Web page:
It’s a shame her active years came just before the era of film. Although she did continue to act intermittently later in her life, I don’t believe she was ever committed to celluloid. That would have been interesting!

Katie Obituary picture

Katie Putnam caricature

Katie was a member of the Daughters of the American Revolution, a group founded in 1890 for patriotic American women to trace their roots back to America’s founding settlers.  Her connection here was via her father, S.P. Putnam.

This article claims that Katie Putnam was catholic, but as I’ll explain, she was of protestant stock on her mother’s side at least.

1886 irish article says Putnam is a catholic

Katie’s mother, Mary McWilliams, was born in Bethnal Green, London in 1829 to mother Catherine Knight and father John McWilliams.  While I’ve long known McWilliams to be a family name, I discovered my connection to this family by chance. It turns out that Katie Putnam was my 2nd cousin 3 times removed.

Progress on my Irish side had been so glacial that I thought I’d take a new tack. A few months ago I thought about any names in my tree that could potentially be unique or close to unique to my family.  If I could find some of these, then it might provide a refreshing antidote to the forlorn searches I’d been making for McBrides, Marshalls, Johnstons and Hills.

One day I had the idea of trying to identify all the ‘Rebecca Rea XXXXX’ people in the database.  My mother’s grandmother was Rebecca Rea Marshall (b. 1866), and I knew of half a dozen or so other ‘Rebecca Rea’ daughters in the family.  Using the interface, I was able to search for people with exactly these first names, leaving the last name field blank.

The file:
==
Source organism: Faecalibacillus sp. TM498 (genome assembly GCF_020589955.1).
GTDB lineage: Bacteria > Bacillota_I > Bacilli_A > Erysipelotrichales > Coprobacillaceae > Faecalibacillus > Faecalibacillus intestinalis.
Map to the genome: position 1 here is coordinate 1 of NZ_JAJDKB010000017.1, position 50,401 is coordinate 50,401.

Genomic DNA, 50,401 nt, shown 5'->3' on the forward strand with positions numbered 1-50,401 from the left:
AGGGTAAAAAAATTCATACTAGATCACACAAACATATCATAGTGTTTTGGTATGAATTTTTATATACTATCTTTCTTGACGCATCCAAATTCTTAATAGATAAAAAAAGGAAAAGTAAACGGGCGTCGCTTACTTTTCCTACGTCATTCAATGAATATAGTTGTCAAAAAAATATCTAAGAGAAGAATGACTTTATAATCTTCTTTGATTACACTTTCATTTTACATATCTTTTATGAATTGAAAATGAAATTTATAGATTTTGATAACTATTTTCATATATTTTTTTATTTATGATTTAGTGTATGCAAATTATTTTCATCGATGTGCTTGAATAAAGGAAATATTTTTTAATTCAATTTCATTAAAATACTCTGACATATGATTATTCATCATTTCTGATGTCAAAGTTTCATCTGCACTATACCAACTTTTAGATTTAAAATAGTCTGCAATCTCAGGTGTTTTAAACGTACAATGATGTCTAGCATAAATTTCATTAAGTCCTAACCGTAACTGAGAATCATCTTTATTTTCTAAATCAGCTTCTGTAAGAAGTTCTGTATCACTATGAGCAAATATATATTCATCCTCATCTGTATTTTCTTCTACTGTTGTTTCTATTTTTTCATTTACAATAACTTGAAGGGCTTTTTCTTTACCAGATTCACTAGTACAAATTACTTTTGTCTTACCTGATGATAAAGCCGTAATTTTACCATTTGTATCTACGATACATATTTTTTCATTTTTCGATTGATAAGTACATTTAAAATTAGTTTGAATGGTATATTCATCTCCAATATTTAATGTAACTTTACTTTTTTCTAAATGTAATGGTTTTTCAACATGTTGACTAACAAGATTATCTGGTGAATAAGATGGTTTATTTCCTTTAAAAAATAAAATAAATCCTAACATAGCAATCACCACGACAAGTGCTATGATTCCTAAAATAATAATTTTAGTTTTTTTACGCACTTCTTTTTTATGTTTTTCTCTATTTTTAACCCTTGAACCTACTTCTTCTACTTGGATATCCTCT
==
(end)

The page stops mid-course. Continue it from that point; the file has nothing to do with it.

One record immediately jumped out at me: a Rebecca Rea McWilliams was born in Bethnal Green, London (not far from where I am now!) on 23rd February 1831.  This seemed likely to be relevant to me, but what were my people doing in London?

Rebecca Rea Bethnal birth

My 3G Grandmother Rebecca Rea McWilliams (b. 1800 in Glencull, Tyrone) was the daughter of John McWilliams and Mary Wilson. Mary had inherited money from her brother (more on him another time), and her will was processed by the prerogative court of Canterbury, and I was therefore able to get a copy of this invaluable source.

Returning to the will (from 1845), I realized that the John McWilliams in Bethnal Green was likely to have been the person referred to in the will as ‘My late son John McWilliams deceased of London’ and that the Rebecca Rea McWilliams I’d found was therefore the niece of my 3G grandmother Rebecca Rea McWilliams.

1845 John McWilliams in will

Now with the relative luxury of well-preserved English records to consult, I was able to put together the story of this new Rebecca Rea’s family:

John married Catherine Knight at St Leonard’s church in Shoreditch (which I frequently walk past!) on 13th January 1816.  John was a weaver in the Globe town area of Bethnal Green/Whitechapel, but interestingly later became a police officer.  Catherine bore him no fewer than 10 children, seven of whom survived to adulthood.

Sadly John died at the age of 45 in 1837 (since civil registrations had just started, I will be able to order his death certificate) and was buried at Globe Fields Burial Ground (Wesleyan) on 1st Jan 1838 (a tiny patch of this is still there, but with no legible graves)